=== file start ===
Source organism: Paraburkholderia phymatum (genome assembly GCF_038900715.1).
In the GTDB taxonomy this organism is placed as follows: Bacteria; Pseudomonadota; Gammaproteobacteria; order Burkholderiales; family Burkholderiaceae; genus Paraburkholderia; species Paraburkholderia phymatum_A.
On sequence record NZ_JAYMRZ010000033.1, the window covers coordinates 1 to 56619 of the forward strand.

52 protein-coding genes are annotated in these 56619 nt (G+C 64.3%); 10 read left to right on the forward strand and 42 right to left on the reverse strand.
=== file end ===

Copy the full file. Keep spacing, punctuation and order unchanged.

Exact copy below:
Source organism: Paraburkholderia phymatum (genome assembly GCF_038900715.1).
In the GTDB taxonomy this organism is placed as follows: Bacteria; Pseudomonadota; Gammaproteobacteria; order Burkholderiales; family Burkholderiaceae; genus Paraburkholderia; species Paraburkholderia phymatum_A.
On sequence record NZ_JAYMRZ010000033.1, the window covers coordinates 1 to 56619 of the forward strand.

52 protein-coding genes are annotated in these 56619 nt (G+C 64.3%); 10 read left to right on the forward strand and 42 right to left on the reverse strand.